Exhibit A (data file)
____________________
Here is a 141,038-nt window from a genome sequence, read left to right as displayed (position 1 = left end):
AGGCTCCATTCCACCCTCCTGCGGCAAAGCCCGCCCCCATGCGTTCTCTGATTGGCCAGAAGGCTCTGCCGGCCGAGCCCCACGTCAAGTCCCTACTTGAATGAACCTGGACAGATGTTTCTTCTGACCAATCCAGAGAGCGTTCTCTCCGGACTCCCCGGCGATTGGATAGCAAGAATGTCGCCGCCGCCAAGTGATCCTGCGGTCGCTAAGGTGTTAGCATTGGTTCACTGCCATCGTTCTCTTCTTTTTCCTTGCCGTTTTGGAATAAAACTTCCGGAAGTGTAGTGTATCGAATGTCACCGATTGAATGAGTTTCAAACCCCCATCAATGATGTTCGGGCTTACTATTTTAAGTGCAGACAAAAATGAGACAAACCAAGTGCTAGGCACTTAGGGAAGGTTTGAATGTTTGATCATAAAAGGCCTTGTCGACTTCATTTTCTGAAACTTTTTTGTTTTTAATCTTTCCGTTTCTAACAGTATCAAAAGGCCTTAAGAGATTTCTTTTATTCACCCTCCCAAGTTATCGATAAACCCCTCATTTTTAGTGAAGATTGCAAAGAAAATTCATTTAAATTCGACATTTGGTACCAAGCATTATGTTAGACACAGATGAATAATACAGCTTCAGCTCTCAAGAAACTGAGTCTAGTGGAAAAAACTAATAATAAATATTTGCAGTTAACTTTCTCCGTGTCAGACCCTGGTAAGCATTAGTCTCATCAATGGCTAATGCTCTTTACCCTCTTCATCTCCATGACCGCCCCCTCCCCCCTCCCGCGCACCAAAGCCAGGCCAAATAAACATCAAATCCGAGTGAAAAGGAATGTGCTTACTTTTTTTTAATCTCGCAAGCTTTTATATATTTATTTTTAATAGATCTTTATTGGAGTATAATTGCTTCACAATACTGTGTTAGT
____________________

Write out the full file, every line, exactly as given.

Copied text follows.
Here is a 141,038-nt window from a genome sequence, read left to right as displayed (position 1 = left end):
AGGCTCCATTCCACCCTCCTGCGGCAAAGCCCGCCCCCATGCGTTCTCTGATTGGCCAGAAGGCTCTGCCGGCCGAGCCCCACGTCAAGTCCCTACTTGAATGAACCTGGACAGATGTTTCTTCTGACCAATCCAGAGAGCGTTCTCTCCGGACTCCCCGGCGATTGGATAGCAAGAATGTCGCCGCCGCCAAGTGATCCTGCGGTCGCTAAGGTGTTAGCATTGGTTCACTGCCATCGTTCTCTTCTTTTTCCTTGCCGTTTTGGAATAAAACTTCCGGAAGTGTAGTGTATCGAATGTCACCGATTGAATGAGTTTCAAACCCCCATCAATGATGTTCGGGCTTACTATTTTAAGTGCAGACAAAAATGAGACAAACCAAGTGCTAGGCACTTAGGGAAGGTTTGAATGTTTGATCATAAAAGGCCTTGTCGACTTCATTTTCTGAAACTTTTTTGTTTTTAATCTTTCCGTTTCTAACAGTATCAAAAGGCCTTAAGAGATTTCTTTTATTCACCCTCCCAAGTTATCGATAAACCCCTCATTTTTAGTGAAGATTGCAAAGAAAATTCATTTAAATTCGACATTTGGTACCAAGCATTATGTTAGACACAGATGAATAATACAGCTTCAGCTCTCAAGAAACTGAGTCTAGTGGAAAAAACTAATAATAAATATTTGCAGTTAACTTTCTCCGTGTCAGACCCTGGTAAGCATTAGTCTCATCAATGGCTAATGCTCTTTACCCTCTTCATCTCCATGACCGCCCCCTCCCCCCTCCCGCGCACCAAAGCCAGGCCAAATAAACATCAAATCCGAGTGAAAAGGAATGTGCTTACTTTTTTTTAATCTCGCAAGCTTTTATATATTTATTTTTAATAGATCTTTATTGGAGTATAATTGCTTCACAATACTGTGTTAGT